By Monica Hubbert, MOT, OTR/L, CLT
Lymphedema can be a major and long-term concern for many cancer patients, but good communication and collaboration among the patient, the treating oncologist, and supportive-care professionals can lessen these impacts and help patients to move forward with good quality of life.
Lymphedema is a protein-rich edema that results from trauma to the lymphatic system—including damage caused by necessary interventions such as sentinel-node biopsy, node-bed dissection, and radiation therapy — and reflects a mechanical insufficiency of the lymphatic system. It typically occurs in one or more of the limbs and may also involve other body parts, such as the corresponding trunk quadrant, breast, head and neck, or genitalia.
The body continues to produce its normal lymphatic load, but some anatomical change has caused a reduction in the system's ability to accommodate and transport lymph fluid. The accumulation of lymph fluid that results from this insufficiency can lead to considerable pain and discomfort for patients, and significantly limit their mobility and ability to complete physical tasks that used to be routine.
Early referral of all patients experiencing or at high risk for developing lymphedema to a certified lymphedema therapist as soon as possible is advised, but this option is not always readily available. There are many steps an oncologist can take to help patients understand and manage lymphedema, either in collaboration with a certified lymphedema therapist or before a specially trained therapist has been engaged.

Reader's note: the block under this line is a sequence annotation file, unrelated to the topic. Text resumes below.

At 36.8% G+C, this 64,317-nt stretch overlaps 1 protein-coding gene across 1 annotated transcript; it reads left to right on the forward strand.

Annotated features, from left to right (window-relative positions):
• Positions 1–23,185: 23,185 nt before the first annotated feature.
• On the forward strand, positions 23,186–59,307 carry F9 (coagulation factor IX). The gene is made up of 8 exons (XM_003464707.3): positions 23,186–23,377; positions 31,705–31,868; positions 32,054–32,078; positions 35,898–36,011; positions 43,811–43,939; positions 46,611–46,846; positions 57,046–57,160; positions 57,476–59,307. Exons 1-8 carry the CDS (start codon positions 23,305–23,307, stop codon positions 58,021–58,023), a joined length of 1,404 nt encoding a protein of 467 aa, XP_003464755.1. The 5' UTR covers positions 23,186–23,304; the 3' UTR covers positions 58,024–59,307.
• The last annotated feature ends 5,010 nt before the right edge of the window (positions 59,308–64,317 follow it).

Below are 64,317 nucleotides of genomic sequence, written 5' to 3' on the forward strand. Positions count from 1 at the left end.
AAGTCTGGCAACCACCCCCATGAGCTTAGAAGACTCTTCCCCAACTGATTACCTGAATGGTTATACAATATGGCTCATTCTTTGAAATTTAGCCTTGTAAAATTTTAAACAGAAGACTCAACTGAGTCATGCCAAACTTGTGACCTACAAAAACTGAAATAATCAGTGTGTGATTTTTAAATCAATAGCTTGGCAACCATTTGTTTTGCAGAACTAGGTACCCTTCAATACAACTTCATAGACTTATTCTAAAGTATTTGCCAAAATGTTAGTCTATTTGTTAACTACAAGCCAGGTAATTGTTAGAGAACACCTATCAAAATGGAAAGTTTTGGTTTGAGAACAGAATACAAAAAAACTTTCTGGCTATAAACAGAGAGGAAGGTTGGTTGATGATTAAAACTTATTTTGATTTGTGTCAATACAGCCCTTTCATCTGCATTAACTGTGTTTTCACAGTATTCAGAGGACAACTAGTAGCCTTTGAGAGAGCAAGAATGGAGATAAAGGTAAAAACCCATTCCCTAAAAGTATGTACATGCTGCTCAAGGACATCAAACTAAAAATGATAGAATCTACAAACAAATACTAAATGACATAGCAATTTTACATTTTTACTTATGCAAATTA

Advising Patients on Risk & What to Expect
Education is one of the most important things that clinicians can provide to patients, and to all staff members who have direct contact with the patient. Good communication and flow of information among all these parties throughout a patient's journey enables appropriate triage and is likely to improve the patient's long-term outcomes.
While lymphedema in cancer patients typically develops within the first 2-3 years after treatment, that is just the most common range of onset; patients receiving the treatment interventions outlined above are at lifelong risk of developing lymphedema. The highest incidence of lymphedema occurs in patients with breast cancer, sarcomas, gynecologic cancers, melanoma, genitourinary cancer, and head/neck cancers.
Good education for patients starts before they have surgery to remove lymph nodes or other treatments that can impact their lymphatic system. Patients should be informed of how many nodes will be removed, their location, and what parts or sections of the body are at risk for developing lymphedema, as well as the anatomy, physiology, and pathophysiology of the lymphatic system—what the function and capacity of their lymphatic system was before surgery and what they can expect post-operatively. They should be advised they are at a lifelong risk of developing lymphedema and will have to monitor for symptoms for the rest of their life.